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Prevent MRSA in horse hospitals
03 June 2013
Bacteria that are resistant to antibiotics have become a serious threat to humans and animals. Methicillin-resistant Staphylococcus aureus (MRSA) is an example of such a bacterium. MRSA infections in horses are difficult to treat, as there are so few effective antibiotics. By improving hygiene in hospital care for animals, the spread of resistant bacteria can be reduced. This is shown by Karin Bergström, Swedish National Veterinary Institute (SVA in Swedish), who will publicly defend her doctoral thesis in the subject at the Swedish University of Agricultural Sciences (SLU in Swedish) on June 5.
The dissertation provides insights into MRSA in horses and emphasizes the importance of measures to prevent infections also in equine hospitals. The findings can be used to enhance measures to prevent the spread of MRSA in these hospitals.
“An infection-control program requires continuous work with audits, training, and monitoring. Hospital leaders need to give their support by allocating resources and by their active engagement. The introduction of infection-prevention and -control measures is a self-evident responsibility of horse hospitals, as MRSA involves both patient safety and the working environment,” says Assistant State Veterinarian Karin Bergström.
In the summer of 2008, MRSA-infected horses were found at an equine hospital in Sweden. It was through the studies included in the dissertation that this outbreak could be established. A key observation was that infections of superficial wounds, which most of the horses were suffering from, healed without treatment with antibiotics. This event led to increased interest in preventing MRSA in equine healthcare.
The bacteria in the outbreak turned out to belong to a type of MRSA called CC398. This type is associated with foodstuffs-producing animals, but it has also been found in horses in Europe. This was the first time this type of bacteria had caused infections in animals in Sweden. Of a total of nine horses that could be monitored after the infection, all but one evinced negative samples within two to seven months, and their nostrils proved to be the most reliable sampling site for revealing MRSA.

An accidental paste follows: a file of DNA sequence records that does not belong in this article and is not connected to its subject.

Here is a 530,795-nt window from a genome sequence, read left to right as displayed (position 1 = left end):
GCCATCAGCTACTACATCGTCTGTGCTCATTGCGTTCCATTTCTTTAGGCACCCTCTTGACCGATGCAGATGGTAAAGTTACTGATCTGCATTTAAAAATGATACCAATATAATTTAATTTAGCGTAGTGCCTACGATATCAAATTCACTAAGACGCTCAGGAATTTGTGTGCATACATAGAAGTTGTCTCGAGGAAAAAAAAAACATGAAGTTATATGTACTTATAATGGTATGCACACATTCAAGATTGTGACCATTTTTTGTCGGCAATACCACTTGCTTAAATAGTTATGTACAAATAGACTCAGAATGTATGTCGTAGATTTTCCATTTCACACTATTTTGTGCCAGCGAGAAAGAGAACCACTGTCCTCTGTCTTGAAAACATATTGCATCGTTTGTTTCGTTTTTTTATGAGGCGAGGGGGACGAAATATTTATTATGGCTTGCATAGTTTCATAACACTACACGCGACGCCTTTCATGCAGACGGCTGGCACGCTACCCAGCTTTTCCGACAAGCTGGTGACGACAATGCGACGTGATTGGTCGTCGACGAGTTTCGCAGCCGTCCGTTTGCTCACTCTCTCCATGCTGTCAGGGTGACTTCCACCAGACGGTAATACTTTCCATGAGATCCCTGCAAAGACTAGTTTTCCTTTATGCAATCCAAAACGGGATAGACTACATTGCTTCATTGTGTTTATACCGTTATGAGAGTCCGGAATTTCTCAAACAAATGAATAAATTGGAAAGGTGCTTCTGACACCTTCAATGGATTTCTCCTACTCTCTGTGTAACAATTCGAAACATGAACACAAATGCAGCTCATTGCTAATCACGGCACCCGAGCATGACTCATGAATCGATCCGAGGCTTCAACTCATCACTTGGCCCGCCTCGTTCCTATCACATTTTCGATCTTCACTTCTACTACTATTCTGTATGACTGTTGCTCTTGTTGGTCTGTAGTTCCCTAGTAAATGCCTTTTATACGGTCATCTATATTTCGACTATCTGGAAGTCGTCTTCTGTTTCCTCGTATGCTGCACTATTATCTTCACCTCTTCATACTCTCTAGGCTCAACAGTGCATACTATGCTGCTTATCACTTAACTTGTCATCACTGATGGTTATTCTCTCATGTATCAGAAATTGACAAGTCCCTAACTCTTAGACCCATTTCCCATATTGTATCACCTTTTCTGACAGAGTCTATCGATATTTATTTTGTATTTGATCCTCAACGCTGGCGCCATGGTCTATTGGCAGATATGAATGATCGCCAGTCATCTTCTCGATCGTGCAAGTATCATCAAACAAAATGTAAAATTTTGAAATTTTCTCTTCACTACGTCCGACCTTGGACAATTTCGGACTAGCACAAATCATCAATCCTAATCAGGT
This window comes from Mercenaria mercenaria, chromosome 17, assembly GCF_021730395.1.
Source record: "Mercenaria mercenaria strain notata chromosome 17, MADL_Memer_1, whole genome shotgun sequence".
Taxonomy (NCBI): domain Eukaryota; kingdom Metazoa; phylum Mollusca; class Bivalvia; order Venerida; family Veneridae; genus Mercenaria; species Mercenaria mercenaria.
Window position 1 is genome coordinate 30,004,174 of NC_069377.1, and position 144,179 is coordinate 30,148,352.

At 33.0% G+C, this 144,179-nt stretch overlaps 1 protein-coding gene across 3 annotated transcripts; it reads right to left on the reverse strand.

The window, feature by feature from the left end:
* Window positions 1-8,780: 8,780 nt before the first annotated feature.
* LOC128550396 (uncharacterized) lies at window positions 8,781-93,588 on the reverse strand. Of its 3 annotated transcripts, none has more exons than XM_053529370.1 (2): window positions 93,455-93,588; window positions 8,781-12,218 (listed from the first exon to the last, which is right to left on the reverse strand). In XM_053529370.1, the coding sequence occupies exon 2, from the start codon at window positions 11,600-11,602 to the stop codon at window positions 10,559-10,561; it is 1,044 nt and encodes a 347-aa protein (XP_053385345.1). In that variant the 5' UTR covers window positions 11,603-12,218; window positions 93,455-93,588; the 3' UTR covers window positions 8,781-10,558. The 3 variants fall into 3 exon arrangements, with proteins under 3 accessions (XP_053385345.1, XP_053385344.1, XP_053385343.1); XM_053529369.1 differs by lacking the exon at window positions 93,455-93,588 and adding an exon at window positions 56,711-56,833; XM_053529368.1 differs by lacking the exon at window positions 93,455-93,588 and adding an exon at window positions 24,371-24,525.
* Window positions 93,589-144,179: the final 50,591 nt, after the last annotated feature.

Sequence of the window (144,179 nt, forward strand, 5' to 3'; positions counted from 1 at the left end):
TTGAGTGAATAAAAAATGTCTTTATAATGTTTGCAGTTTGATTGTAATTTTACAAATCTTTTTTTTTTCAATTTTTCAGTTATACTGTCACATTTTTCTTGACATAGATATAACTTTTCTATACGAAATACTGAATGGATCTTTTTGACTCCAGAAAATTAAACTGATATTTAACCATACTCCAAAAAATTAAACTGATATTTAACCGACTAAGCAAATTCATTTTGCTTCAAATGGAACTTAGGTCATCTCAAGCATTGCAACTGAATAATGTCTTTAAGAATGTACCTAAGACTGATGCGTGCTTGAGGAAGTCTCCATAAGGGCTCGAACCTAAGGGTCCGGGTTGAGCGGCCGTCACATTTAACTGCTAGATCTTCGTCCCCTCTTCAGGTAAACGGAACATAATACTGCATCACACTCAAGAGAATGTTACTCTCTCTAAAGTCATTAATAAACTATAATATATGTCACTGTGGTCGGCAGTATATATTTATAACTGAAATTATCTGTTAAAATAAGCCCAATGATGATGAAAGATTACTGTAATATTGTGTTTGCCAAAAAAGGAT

Collaboration between the hospital where the infection had spread, expertise healthcare hygiene in human medicine, and public authorities contributed to the development of a program for infection control. But the environment at a horse hospital presents challenges, and further studies are needed regarding how this environment can be adapted. For example, the development of surface materials that are suited to horses and at the same time easy to disinfect facilitated infection control in horse healthcare. The cost to the hospital was SEK 1.2 million.
Environmental sampling showed that MRSA was prevalent in places accessible only to humans, which means that hand hygiene can be improved. Moreover, MRSA was found on furnishings that are difficult to clean. Therefore, mangers and water cups were replaced by buckets that could be disinfected. Observations at three horse hospitals showed that routines regarding work clothing and the like were complied with in an exemplary manner. Compliance with routines for hand hygiene and disposable gloves was somewhat poorer. Reasons given for this were practical difficulties, insufficient knowledge, and high workloads.
The dissertation will be publicly defended at SLU, Clinical Centre in Ultuna, room 1, at 9.15 a.m. Third-cycle subject: Clinical science, specializing in animal care, Department of Domesticated Animal Environment and Health, SLU Skara. The title of the dissertation is “Prevention and control of methicillin-resistant Staphylococcus aureus in equine hospitals in Sweden.”